The new generation of customers create a unique challenge
for retailers who pride themselves on customer service. The speed, reach and
transparency of social media provide the customer who wants service on their
own terms with a strong voice. When brands fail to deliver, customers feel
unheard and disappointed, quick to express their frustration through social
channels. Brands have learned the hard way about the consequences of ignoring customers
on social media channels, when these missteps go viral and turn into PR
nightmares. Just ask United Airlines whose baggage handlers destroyed a customer’s
Taylor guitar. United did not provide him with a reimbursement, so he created a YouTube video song
highlighting how horrible their customer service was. The video went viral and caused an onslaught of bad PR while being viewed over 13 million times.
Segment your customers
Your customers are divided into many groups based on their habits, age and technology preference. The older crowd will still opt-in to wait on the phone line, while the more digitally savvy crowd will be more likely to send you a tweet. Find out who is more likely to reach out to you on social channels and why. A deeper segmentation can be made based on the kind of transactions they most likely need help with. Are they contacting you because of the late delivery? Warranty? Returns? If you start seeing a trend within a certain segment, be proactive and post relevant information about the issue on your social channels to help the customer solve the problem on their own.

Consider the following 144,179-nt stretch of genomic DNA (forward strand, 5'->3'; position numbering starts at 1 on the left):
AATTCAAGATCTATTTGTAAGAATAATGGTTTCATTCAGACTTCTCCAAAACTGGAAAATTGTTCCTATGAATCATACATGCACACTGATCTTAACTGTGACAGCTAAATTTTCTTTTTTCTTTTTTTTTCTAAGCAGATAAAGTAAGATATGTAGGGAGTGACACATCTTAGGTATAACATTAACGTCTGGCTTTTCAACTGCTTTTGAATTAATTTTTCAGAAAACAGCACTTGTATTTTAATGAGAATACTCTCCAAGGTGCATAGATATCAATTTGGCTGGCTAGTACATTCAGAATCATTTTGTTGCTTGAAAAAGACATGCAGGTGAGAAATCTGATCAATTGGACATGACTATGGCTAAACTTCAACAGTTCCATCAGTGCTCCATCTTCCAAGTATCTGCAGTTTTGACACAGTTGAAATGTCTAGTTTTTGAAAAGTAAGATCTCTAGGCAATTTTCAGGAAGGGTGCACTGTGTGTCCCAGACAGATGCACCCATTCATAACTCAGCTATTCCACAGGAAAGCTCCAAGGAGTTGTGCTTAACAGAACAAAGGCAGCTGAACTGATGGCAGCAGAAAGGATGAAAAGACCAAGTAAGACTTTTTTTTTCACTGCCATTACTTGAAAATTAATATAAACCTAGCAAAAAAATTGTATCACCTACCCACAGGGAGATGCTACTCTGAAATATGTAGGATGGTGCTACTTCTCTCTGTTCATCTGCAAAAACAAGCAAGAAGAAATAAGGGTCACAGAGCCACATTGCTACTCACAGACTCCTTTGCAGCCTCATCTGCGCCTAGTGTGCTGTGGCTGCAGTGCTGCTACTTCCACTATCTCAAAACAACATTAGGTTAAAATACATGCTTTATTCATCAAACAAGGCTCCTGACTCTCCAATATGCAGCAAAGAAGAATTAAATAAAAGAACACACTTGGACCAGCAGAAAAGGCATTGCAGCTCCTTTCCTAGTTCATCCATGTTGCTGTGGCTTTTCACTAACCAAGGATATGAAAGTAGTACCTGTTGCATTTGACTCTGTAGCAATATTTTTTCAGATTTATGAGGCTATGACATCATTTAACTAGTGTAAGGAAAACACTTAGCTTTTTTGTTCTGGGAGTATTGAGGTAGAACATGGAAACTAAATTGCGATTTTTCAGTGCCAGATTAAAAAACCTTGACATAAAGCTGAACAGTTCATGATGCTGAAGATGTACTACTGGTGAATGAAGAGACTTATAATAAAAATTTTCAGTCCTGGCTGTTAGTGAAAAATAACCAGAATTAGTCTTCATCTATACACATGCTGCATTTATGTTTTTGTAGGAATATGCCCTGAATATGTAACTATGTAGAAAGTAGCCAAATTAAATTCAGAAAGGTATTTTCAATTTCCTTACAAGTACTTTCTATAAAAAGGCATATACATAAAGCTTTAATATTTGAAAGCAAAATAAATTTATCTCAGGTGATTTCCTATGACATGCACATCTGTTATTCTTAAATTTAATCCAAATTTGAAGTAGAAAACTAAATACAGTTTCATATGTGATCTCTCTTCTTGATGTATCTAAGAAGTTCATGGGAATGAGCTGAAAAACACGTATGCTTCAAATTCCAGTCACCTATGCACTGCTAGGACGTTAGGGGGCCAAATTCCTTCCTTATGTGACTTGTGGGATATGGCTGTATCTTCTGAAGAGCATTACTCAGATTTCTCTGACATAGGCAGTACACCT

Be on time
The biggest mistake retailers make when providing customer service on social media is taking too long to respond. Social media moves at the speed of light and customers expect you to respond accordingly. Waiting a day on Twitter is like waiting a week in real time. Most of the digitally savvy customers expect a reply within 2 to 4 hours. Plan and train your staff to accommodate this reality?.
Invest in the digital platform
Growing your social media customer service is an investment. Its success will not come over night and will depend on how aggressive you are in letting your customers know that this channel is open. Even if you have an excellent system set in place, if nobody knows about it, it will not catch on. The success of your social customer service will depend on how happy and satisfied your customers feel after the interaction with your brand. If you failed to answer their questions and they feel like their time is wasted, their reaction will reflect those feelings. If you solved their problem and made their life easier, a retweet and word of mouth on social media will do wonders for your brand.
As new digital platforms start to catch on with customers, retailers need to adopt their customer service strategy to accommodate those needs. Failure to do so will result in unhappy customers with locked and loaded negative messages about your brand ready to send out to their social networks. Remember, every digital touch point your customer experiences is a representation of your brand which has a potential to be broadcasted to thousands of people in a matter of seconds. What experience will you create?